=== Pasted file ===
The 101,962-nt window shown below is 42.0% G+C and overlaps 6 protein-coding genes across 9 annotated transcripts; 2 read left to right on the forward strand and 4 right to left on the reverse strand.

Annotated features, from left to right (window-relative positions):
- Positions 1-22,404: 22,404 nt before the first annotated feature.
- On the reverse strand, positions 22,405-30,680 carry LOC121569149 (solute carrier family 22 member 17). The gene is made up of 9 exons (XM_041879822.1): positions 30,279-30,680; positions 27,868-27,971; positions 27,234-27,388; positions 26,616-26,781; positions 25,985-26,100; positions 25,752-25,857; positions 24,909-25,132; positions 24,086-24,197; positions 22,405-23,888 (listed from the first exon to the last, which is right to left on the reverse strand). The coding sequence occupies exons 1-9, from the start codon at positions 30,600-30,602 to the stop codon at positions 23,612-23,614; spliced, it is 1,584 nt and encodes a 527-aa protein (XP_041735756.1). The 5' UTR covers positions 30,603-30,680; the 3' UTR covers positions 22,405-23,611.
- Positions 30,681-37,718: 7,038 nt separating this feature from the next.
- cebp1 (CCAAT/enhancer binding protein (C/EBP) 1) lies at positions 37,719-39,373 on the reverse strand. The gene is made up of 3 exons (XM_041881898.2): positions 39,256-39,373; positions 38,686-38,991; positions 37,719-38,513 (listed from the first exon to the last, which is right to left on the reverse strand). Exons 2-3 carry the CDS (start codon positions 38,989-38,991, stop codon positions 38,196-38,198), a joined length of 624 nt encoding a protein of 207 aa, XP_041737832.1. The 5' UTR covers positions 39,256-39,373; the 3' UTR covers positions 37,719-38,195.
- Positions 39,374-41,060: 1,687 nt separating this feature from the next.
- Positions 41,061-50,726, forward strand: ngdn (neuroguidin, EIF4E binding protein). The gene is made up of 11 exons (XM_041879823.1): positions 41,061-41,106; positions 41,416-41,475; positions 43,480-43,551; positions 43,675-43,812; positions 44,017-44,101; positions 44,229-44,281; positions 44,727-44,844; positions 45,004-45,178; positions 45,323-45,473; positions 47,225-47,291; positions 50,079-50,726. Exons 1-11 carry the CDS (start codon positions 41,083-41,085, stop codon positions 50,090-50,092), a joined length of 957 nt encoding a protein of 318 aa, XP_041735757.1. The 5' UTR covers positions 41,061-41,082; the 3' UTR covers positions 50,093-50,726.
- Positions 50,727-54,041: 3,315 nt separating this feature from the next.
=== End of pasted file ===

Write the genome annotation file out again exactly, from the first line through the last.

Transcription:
The 101,962-nt window shown below is 42.0% G+C and overlaps 6 protein-coding genes across 9 annotated transcripts; 2 read left to right on the forward strand and 4 right to left on the reverse strand.

Annotated features, from left to right (window-relative positions):
- Positions 1-22,404: 22,404 nt before the first annotated feature.
- On the reverse strand, positions 22,405-30,680 carry LOC121569149 (solute carrier family 22 member 17). The gene is made up of 9 exons (XM_041879822.1): positions 30,279-30,680; positions 27,868-27,971; positions 27,234-27,388; positions 26,616-26,781; positions 25,985-26,100; positions 25,752-25,857; positions 24,909-25,132; positions 24,086-24,197; positions 22,405-23,888 (listed from the first exon to the last, which is right to left on the reverse strand). The coding sequence occupies exons 1-9, from the start codon at positions 30,600-30,602 to the stop codon at positions 23,612-23,614; spliced, it is 1,584 nt and encodes a 527-aa protein (XP_041735756.1). The 5' UTR covers positions 30,603-30,680; the 3' UTR covers positions 22,405-23,611.
- Positions 30,681-37,718: 7,038 nt separating this feature from the next.
- cebp1 (CCAAT/enhancer binding protein (C/EBP) 1) lies at positions 37,719-39,373 on the reverse strand. The gene is made up of 3 exons (XM_041881898.2): positions 39,256-39,373; positions 38,686-38,991; positions 37,719-38,513 (listed from the first exon to the last, which is right to left on the reverse strand). Exons 2-3 carry the CDS (start codon positions 38,989-38,991, stop codon positions 38,196-38,198), a joined length of 624 nt encoding a protein of 207 aa, XP_041737832.1. The 5' UTR covers positions 39,256-39,373; the 3' UTR covers positions 37,719-38,195.
- Positions 39,374-41,060: 1,687 nt separating this feature from the next.
- Positions 41,061-50,726, forward strand: ngdn (neuroguidin, EIF4E binding protein). The gene is made up of 11 exons (XM_041879823.1): positions 41,061-41,106; positions 41,416-41,475; positions 43,480-43,551; positions 43,675-43,812; positions 44,017-44,101; positions 44,229-44,281; positions 44,727-44,844; positions 45,004-45,178; positions 45,323-45,473; positions 47,225-47,291; positions 50,079-50,726. Exons 1-11 carry the CDS (start codon positions 41,083-41,085, stop codon positions 50,090-50,092), a joined length of 957 nt encoding a protein of 318 aa, XP_041735757.1. The 5' UTR covers positions 41,061-41,082; the 3' UTR covers positions 50,093-50,726.
- Positions 50,727-54,041: 3,315 nt separating this feature from the next.